3 unexpected ways shoppers turn to video in the store aisle

Stephanie Kumar
/ September 2019 / Video, Retail

Picture this: You’re remodeling your bathroom and head to the store to pick up everything you need. Standing in the store aisle, you’re overwhelmed by the sheer number of faucets, not to mention the long list of installation details. You’re pretty sure you don’t need those extra screws, but they do look familiar. You think one brand of toilet fits your needs best, but spot a new brand you’ve never heard of.

Instead of going back home to do more research, you pull out your phone to … watch a video? For more and more shoppers, video is becoming indispensable when they’re ready to buy. In fact, more than 55% of shoppers globally say they use online video while actually shopping in-store.1

We uncovered this surprising shopping behavior through in-depth quantitative and qualitative global research. We surveyed over 24,000 people in 10 countries and conducted in-person interviews with 125 people to better understand how they use online video.2

This research revealed how people all over the world are using video in interesting ways at the end of their shopping journeys. Here are the top three use cases for video in the store aisle.

A man looks at a list on his phone. “I’m not a list guy. I have it in my brain. I’ll watch the video in the plumbing or electrical aisle to make sure I’ve got everything I need.” 55% of shoppers say they use online video while actually shopping in-store.

Video is a virtual shopping list

One surprising use case we saw again and again was that some people are foregoing handwritten or even digital shopping lists for video. “I’m not a list guy. I’ll have it in my brain. I’ll rewatch the video in the plumbing or electrical aisle to make sure I’ve got everything I need,” one person we interviewed explained.

They’re standing in the aisles of hardware stores, craft stores, and supermarkets and rewatching the videos that inspired them to be there in the first place. Videos like this tres leches cake tutorial from Binging with Babish, and these school-inspired DIY ideas can remind people what they came to the store to buy. “If I go to a store and forget what I need, I pull up the video to see the ingredients. I pull to the side, watch the video, and get what I need,” said one person we spoke to.

Sometimes it’s even about trying to remember a specific creator tip. “I'll look back at a video to remind myself which product a vlogger spoke about. I need to find the exact moment they said, ‘This is my recommendation,’” one person told us.

Video gives people confidence

When people need more knowledge on a product or if they aren’t sure where to find something, they’ll reference content like this Lowe’s video on picking paint colors. “Every time I’m at an art supplies store, I rewatch videos to look at different kinds of paints. I show employees the YouTube videos and say, ‘This is what I’m looking for.’ I’ll ask if they carry it,” someone we spoke to said.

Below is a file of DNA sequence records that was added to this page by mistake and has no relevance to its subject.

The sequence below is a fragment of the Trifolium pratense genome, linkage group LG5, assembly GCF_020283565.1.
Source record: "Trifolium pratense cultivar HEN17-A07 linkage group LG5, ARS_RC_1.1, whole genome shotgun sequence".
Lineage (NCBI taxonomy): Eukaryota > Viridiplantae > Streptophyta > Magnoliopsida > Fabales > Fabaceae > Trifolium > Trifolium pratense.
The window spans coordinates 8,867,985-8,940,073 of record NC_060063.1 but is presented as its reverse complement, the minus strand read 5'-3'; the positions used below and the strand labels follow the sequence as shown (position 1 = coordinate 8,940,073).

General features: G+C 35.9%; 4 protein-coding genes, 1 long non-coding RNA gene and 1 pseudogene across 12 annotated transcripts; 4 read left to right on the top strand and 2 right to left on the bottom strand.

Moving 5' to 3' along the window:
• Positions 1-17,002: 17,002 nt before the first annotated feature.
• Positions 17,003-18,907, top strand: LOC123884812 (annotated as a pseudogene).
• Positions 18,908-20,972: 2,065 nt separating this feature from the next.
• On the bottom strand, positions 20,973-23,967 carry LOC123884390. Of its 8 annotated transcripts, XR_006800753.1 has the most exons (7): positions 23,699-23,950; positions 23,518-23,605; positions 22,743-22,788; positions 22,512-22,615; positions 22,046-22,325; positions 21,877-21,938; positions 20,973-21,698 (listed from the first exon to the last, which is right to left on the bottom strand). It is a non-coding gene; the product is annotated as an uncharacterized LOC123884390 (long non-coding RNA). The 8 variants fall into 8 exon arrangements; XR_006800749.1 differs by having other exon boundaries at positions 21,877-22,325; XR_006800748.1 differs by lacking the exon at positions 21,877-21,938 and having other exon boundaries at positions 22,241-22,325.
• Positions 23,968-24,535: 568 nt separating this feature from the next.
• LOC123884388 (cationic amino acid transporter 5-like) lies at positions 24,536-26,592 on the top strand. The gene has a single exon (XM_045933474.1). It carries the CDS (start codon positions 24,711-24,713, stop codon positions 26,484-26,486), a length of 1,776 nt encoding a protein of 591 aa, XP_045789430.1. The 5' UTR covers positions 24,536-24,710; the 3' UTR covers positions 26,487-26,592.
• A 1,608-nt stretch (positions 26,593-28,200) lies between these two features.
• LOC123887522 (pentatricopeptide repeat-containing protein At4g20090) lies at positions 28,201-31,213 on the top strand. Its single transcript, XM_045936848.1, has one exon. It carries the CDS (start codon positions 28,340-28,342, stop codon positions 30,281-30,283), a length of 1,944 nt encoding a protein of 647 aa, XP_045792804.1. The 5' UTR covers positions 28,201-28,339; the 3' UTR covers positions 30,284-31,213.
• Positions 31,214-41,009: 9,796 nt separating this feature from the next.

We also saw that being able to reference a creator’s experience or even get a quick tutorial, such as on how to talk to a mechanic, gives people confidence and helps demystify complex products or topics. “YouTube has taught me that I’m capable of doing what I didn’t know I could do,” said one person we spoke with. “I know a little bit more about what the mechanic knows, for example, and it makes me feel more comfortable.”

A woman looks at a product review on her phone. “There were too many anti-dandruff shampoos, so I looked up on YouTube the best recommendation and ended up buying it.” Over 50% of shoppers say online video has helped them decide which brand to buy.

Video is the tiebreaker

People reference video in-store when they need to make that final call on which brand or product best suits their needs. The quantitative research showed us that more than half of shoppers say online video has helped them decide which specific brand or product to buy,3 something we also heard in our interviews. “I usually buy a certain brand, but it hasn’t really worked as well. I was out shopping, but there were too many anti-dandruff shampoos, so I looked up on YouTube the best recommendation and ended up buying it,” one person we interviewed told us.

We heard something similar from another person we spoke to: “While I was in Home Depot the other day, I was on YouTube looking up drill sets to see which one was better and which one burned out quicker through stress tests.”

What it means for brands

While shoppers love to watch authentic reviews from creators, there’s an important role for marketers to play as well. Think of ways your brand can show up to meet these in-the-moment needs, whether it’s through ads that spark ideas and inspiration or through more in-depth content to answer questions and help people along their path to purchase. Research-hungry shoppers may reward you with their business and their loyalty.

Reflect, connect, learn: How video is fulfilling new roles in people’s lives